Who’s gonna stop Kim?

At just 21 years of age, with a single album and some singles to her credit and without ever performing live, Kim Wilde is one of the emerging personalities of musical Europe.
The album, which bears his name, sold one million copies, and together with the two singles “Kids in America” ​​and “Checkered love” (3 million copies) he climbed the North and Mid-European charts.
Kim is the daughter of art: her father, Marty Wilde, rock ‘n’ roll man of the 60s, composes the songs which are then produced and played by Richie Wilde, Kim’s brother. The result is a calibrated and commercial rock, which still draws its lifeblood from Kim’s voice and presence.
The most immediate comparisons, the ones that are abused every time a woman starts singing, are the two overseas greats: Deborah Harris of Blondie and Chrissie Hynde of Pretenders. From an aesthetic point of view Kim Wilde realizes the comparison and indeed has the credentials for vincerio: he is in fact 15 years less and 15 centimeters more than Harris and a sweeter and kinder face than Hynde. Then there is the substantial difference that Kim has no group behind her, she has practically no public image to support but her own, with all the advantages and disadvantages that this entails. Live confirmation is missing, and this is no small gap. The artificial stars, packed on the 36 tracks of an engraving room and in front of the television studios, are subject to sensational downsizing on the stage.
Kim recently moved from Milan to present her latest single, entitled “Cambodia”, a story – indeed not particularly original – of a love not really with a happy ending, however pleasant and well arranged album. In black leather outfit, evidently tried by travel, and despite a strong cold that made her almost completely soundless, Kim lent herself very kindly to the ritual from the microphones and flashes (on the other hand, they are the rules of that game of which wants to be a protagonist). We have not missed the opportunity to ask you some questions:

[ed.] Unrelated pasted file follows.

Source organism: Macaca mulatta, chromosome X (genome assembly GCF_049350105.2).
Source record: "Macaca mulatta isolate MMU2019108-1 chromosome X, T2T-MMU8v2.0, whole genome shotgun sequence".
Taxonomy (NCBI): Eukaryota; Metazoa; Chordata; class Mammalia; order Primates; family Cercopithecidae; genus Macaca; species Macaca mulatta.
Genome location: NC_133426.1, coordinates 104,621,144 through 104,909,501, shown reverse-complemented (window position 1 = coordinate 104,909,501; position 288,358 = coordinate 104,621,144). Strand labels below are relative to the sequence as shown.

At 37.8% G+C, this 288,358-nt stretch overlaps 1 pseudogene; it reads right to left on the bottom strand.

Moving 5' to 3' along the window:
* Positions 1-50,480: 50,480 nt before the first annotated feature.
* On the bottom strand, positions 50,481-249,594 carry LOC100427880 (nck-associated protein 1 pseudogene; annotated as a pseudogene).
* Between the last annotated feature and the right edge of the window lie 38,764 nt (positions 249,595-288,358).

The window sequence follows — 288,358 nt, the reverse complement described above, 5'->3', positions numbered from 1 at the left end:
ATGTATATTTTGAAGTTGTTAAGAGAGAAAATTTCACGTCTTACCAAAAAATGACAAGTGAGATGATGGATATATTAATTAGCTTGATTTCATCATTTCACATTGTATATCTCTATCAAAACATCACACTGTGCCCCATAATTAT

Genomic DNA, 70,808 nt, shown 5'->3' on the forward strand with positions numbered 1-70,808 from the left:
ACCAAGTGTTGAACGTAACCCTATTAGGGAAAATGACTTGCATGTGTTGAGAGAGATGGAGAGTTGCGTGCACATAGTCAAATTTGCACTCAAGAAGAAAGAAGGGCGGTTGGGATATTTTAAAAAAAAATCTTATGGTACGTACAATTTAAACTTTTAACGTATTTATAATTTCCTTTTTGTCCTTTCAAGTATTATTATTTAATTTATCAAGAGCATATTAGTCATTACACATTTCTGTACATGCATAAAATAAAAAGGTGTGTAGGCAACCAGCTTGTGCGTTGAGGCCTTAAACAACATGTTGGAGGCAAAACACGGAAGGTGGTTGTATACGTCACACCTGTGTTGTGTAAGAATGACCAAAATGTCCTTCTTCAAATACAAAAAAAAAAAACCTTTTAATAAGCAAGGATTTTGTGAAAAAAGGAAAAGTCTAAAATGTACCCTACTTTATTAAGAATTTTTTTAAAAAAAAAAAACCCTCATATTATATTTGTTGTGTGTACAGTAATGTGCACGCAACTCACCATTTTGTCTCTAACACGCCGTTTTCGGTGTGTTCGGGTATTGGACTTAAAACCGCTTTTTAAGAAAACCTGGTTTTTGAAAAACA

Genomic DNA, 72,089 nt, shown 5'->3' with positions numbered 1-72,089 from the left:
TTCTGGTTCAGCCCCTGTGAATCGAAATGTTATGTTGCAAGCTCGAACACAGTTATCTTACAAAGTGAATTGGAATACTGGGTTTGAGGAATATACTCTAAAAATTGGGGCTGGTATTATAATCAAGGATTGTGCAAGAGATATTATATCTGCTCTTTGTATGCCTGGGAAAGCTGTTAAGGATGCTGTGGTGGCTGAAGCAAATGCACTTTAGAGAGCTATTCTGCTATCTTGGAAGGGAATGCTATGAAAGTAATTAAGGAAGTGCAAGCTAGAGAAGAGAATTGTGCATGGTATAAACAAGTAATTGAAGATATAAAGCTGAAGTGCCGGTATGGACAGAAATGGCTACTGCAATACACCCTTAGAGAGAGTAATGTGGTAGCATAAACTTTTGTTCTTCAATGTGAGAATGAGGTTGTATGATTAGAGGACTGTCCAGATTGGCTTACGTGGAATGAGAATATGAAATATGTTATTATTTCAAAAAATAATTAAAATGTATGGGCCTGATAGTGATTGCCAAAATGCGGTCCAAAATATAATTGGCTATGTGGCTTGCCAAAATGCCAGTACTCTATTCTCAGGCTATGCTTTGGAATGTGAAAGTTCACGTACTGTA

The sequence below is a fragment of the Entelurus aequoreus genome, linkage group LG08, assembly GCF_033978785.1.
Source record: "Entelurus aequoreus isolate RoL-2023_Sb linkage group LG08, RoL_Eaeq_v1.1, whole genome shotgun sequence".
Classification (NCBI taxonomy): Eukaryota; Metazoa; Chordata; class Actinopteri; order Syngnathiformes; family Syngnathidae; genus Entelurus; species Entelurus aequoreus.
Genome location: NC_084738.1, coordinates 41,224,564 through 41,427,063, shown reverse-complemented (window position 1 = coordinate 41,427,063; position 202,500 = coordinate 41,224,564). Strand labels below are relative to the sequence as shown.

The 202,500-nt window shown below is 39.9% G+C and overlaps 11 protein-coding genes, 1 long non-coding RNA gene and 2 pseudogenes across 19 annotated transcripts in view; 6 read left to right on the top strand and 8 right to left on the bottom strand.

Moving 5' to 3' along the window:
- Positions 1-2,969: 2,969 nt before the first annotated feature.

Why such a frenetic pace of recordings?
Because I have a lot of promised material and, then … a little because of them (points to a record company employee).

Who do you think influenced your music?
My family has been very important; I listen to a little bit of everything, but I feel that Brian Eno, Ferry and a whole series of rock complexes have influenced me a lot. However I don’t imitate anyone, I feel autonomous. I also like Chrissie Hynde a lot, but it’s really a different thing. In any case, there is room for everyone in England.

What do you think of the New Dandy strand?
I do not judge by veins, by genres, neither the New Dandy nor any other musical current. I like individual artists, not genres.

Your future plans?
I am recording a new album with 8 unreleased tracks, then I will take a holiday in Spain, I need it.

Is Dad happy with you?
Yes, a lot, considering also that the writer of the songs is really him.

Will you come to Italy to play?
I really hope so, I’d really like to.

There is no lack of sympathy and beauty, not even determination; the dangers it can face are substantially two: on the one hand becoming a sort of sex symbol, a European Blondie, and therefore losing all musical identity; on the other, losing control of its business and becoming a great record and family business tool.

However, she seems very determined and ambitious, and certainly knows where she wants to go; in the telegram sent to the record company to announce the press conference he writes among other things: “Wish me luck, because I want to break through on the Italian market”.
Good luck.